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Started by CaptainBlack on 12-Feb-2016 21:41:41
Do you ever get the feeling that you've lived through a golden age that has now ended?

Is popular music as a major cultural force over?

AlanII - 12 Feb 2016 21:46:58 (#1 of 185)

It's just reduced to the mean.

HouseOfLametta - 12 Feb 2016 22:06:23 (#2 of 185)

Not just music.

Anchorman - 12 Feb 2016 22:21:14 (#3 of 185)

Personally yes but talking about music or the world in general ...No

1OffManMental - 12 Feb 2016 23:12:27 (#4 of 185)

You're just old dude.

Anchorman - 12 Feb 2016 23:13:56 (#5 of 185)

So will you be soon!

Make the most of it you young whipper snapper!

xbod72 - 12 Feb 2016 23:15:48 (#6 of 185)

I feel somewhat sad to have missed the sixties, although I wouldn't really have had the temperament (or the money) to make the most of it and this way I basically grew up alongside the video games industry, which is "pretty cool".

My peak music buying days were the late 80s early 90s and I didn't feel short of stuff to listen to. Also at that time there was The Chart Show on TV which would show the Indie chart every few weeks which caused me great excitement.

I wouldn't really refer to a golden age, it's more that I was young and going clubbing for a period and that period has long since ended.

1OffManMental - 12 Feb 2016 23:19:13 (#7 of 185)

I feel somewhat sad to have missed the sixties

Yooooochewb is full of millenials lamenting the fact they missed the 90s rave wave.

Funny old world.

quartus - 12 Feb 2016 23:26:41 (#8 of 185)

it's all relative.

Relative to what went before: 30's to 40's, 40's to 50's, 50's to 60's, 60's to 70's and beyond.

Personally, I'm getting a lot more enjoyment from discovering the music of the generations before mine (ie 50s, 40s and - especially - 30s) than the music that was, in a way, force-fed me via the media of the times I grew up in.

Here's a bit of what turns me on now:

bossab2 - 12 Feb 2016 23:45:09 (#9 of 185)

The charts have always been full of crap.

Eligelis - 12 Feb 2016 23:49:23 (#10 of 185)

Except in hindsight, when they sparkle with gems.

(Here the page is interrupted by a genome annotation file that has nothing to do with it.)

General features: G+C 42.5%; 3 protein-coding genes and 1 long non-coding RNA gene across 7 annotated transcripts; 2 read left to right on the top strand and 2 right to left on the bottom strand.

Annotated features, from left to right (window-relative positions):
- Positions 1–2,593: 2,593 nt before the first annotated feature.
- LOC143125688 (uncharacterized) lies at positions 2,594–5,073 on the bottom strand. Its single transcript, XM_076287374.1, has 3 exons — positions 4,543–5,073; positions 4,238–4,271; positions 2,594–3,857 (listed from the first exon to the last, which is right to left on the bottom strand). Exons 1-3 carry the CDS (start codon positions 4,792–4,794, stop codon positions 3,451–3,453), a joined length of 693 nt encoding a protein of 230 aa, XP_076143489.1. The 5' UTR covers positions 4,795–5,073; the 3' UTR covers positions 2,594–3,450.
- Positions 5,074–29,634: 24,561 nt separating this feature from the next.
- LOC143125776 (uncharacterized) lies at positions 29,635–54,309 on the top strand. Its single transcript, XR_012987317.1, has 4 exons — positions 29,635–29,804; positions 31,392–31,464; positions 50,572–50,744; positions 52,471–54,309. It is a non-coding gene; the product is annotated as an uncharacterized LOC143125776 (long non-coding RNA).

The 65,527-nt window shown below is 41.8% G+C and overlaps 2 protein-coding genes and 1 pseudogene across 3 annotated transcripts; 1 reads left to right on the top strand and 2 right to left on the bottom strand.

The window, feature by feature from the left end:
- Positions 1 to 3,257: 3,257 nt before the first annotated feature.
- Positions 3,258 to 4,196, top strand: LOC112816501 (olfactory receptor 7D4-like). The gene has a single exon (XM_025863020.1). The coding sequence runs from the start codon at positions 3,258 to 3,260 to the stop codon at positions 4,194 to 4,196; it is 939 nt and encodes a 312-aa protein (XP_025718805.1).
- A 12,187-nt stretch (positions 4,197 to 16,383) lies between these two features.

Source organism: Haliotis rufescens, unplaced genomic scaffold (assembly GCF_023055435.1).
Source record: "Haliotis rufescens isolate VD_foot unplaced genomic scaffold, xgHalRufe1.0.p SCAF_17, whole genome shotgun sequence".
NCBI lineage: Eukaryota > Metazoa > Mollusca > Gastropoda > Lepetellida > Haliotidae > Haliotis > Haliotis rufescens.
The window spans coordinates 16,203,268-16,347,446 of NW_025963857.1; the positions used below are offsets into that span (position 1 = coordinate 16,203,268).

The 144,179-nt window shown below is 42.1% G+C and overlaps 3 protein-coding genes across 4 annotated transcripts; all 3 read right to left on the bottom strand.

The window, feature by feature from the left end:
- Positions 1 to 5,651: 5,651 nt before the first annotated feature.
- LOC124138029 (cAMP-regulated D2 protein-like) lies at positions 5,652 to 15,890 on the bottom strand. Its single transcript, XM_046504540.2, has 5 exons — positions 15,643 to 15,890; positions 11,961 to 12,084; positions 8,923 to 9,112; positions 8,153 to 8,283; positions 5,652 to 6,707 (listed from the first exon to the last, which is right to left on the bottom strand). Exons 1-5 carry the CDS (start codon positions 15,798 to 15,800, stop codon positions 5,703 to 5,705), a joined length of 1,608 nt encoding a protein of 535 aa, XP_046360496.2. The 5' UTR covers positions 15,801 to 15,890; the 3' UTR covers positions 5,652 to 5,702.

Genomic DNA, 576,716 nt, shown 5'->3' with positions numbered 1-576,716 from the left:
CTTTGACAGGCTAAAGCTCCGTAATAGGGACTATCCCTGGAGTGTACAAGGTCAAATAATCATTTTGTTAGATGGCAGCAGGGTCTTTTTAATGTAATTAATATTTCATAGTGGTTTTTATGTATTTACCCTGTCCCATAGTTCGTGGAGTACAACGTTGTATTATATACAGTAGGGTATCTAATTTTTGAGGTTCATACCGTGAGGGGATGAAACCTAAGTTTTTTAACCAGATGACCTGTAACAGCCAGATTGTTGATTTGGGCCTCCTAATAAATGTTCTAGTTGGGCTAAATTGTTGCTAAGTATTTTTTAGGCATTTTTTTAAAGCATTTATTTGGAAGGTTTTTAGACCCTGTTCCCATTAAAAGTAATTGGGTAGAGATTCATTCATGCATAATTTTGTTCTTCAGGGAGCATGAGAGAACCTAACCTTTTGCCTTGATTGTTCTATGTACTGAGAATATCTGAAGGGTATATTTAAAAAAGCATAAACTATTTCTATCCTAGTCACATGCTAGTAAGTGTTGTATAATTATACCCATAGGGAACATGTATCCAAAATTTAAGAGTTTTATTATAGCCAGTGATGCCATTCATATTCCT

And were most of the time also full of crap...

Shadrack22 - 13 Feb 2016 00:14:13 (#11 of 185)

Good music is still being created, but it doesn't have the same cultural impact. It isn't important in the way that it once was. There isn't the sense of progress.

FluffyKitten - 13 Feb 2016 00:36:36 (#12 of 185)

I just think it's been completely monetized - look at the Taylor Swifts, with their merchandising, and shilling for Victoria's Secret, and BFF! <3 <3 <3 with the latest model who's related to someone on a TV show.

Post deleted by user
popstar7 - 13 Feb 2016 00:59:10 (#14 of 185)

Ain't about the cha-ching-cha-ching / Ain't about the bla-bling-bla-bling etc

EchoChamber - 13 Feb 2016 05:20:12 (#15 of 185)

The last couple of years have been the best for new music that I can recall. Far more amazing records released each month than I can possibly afford.

RosyLovelady - 13 Feb 2016 09:18:13 (#16 of 185)

I feel very lucky to have born in the middle of the first century of recorded music.

DonkeyOT - 13 Feb 2016 09:23:15 (#17 of 185)

From the Beatles in '62 until the advent of punk in '77 (The Day the Music Died).

Perhaps a slight exaggeration - but not much.

RosyLovelady - 13 Feb 2016 09:24:49 (#18 of 185)

That's a crap song, though. I pay no attention to its sentiments.

thisonehasalittlehat - 13 Feb 2016 09:55:11 (#19 of 185)

My parents lived through the sixties.

They liked Peter Paul and Mary and Ralph mctell.

So, you know.

RosyLovelady - 13 Feb 2016 10:00:35 (#20 of 185)

Sounds of the Sixties serves as a weekly reminder that a generous ration of crap music has always been available for those who like that sort of thing.

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